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In a report released today in the Pennsylvania Patient Safety Advisory, researchers with the Pennsylvania Patient Safety Authority found that diagnostic errors in hospitals caused about two times as many “adverse events” as medication errors.
The Patient Safety Authority defines diagnostic error as “a diagnosis that is missed, incorrect, or delayed as detected by a subsequent definitive test or finding.”
Such errors include misdiagnosis following a heart attack or stroke and delayed diagnosis of breast cancer. Such errors frequently result in ill effects for the patient and, therefore, the report seems pertinent as more light is shined on the role hospitals have to play in preventing medical malpractice.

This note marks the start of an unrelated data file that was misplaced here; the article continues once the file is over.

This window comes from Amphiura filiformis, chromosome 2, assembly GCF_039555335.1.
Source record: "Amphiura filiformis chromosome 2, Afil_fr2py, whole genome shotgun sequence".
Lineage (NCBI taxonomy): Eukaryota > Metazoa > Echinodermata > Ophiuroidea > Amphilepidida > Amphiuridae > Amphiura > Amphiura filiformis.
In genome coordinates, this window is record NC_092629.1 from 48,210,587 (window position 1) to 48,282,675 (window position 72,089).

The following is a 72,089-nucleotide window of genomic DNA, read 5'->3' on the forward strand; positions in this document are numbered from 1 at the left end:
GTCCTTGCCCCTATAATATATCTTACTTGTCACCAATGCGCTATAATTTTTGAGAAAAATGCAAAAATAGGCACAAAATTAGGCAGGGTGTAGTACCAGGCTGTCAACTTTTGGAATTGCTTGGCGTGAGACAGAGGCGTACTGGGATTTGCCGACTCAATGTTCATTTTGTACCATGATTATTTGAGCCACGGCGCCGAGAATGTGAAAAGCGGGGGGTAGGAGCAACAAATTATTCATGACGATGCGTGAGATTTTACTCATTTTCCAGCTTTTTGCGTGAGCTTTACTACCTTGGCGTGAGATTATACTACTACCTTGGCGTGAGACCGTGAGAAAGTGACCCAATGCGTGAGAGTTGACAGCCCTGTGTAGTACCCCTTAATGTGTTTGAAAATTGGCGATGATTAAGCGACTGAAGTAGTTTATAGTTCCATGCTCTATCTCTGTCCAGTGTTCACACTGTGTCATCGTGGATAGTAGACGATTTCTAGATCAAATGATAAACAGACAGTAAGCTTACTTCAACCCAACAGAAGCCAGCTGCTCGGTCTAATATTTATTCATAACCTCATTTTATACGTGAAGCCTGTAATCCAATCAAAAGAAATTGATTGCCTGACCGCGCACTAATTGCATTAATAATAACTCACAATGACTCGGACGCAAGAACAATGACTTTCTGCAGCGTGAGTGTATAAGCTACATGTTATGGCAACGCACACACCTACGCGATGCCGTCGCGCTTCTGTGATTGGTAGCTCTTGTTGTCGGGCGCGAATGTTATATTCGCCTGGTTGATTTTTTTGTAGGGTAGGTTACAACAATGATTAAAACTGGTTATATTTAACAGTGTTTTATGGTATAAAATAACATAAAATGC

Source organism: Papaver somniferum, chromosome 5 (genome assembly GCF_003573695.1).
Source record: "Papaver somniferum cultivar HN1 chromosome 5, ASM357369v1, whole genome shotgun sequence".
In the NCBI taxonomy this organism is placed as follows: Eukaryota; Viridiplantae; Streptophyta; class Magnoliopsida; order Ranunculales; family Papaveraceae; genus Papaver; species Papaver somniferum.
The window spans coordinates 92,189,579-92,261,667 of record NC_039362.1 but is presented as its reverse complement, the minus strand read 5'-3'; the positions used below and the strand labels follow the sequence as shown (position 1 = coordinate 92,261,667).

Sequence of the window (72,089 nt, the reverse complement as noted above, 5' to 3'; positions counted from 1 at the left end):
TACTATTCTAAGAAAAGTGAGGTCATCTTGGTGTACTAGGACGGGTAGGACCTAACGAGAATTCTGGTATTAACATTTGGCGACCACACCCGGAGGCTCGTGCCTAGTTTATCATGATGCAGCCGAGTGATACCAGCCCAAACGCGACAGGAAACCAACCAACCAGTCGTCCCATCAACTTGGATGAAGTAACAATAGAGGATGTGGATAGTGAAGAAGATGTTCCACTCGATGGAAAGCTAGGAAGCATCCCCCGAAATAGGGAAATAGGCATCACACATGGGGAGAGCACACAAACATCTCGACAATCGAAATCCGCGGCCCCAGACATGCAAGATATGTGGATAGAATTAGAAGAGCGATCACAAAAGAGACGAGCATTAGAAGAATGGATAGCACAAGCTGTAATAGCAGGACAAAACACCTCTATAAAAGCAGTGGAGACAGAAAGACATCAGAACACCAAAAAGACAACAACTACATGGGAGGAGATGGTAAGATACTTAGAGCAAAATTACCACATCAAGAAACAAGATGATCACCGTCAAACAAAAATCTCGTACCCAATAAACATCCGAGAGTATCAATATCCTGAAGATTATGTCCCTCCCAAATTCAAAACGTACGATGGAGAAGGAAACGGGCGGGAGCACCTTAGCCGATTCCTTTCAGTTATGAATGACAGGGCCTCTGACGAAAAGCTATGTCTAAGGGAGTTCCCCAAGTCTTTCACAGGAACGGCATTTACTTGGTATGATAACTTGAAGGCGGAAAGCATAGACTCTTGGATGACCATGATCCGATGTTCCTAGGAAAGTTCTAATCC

In the report, researchers point out that both mental errors and problems with the hospital system play a role in delayed and incorrect diagnosis. This means that, while part of the problem can be addressed on an individual level, a large portion of the problem has to do with the way hospitals are set up to operate.
This echoes findings related to hospital-acquired infections, which often have more to do with unclear policy and poor oversight.
As for physicians, a major problem is the lack of awareness in regards to one’s own judgment. Perhaps unsurprisingly, most doctors seemed to hold their own discretion in high esteem, though they acknowledge the possibility of diagnostic error.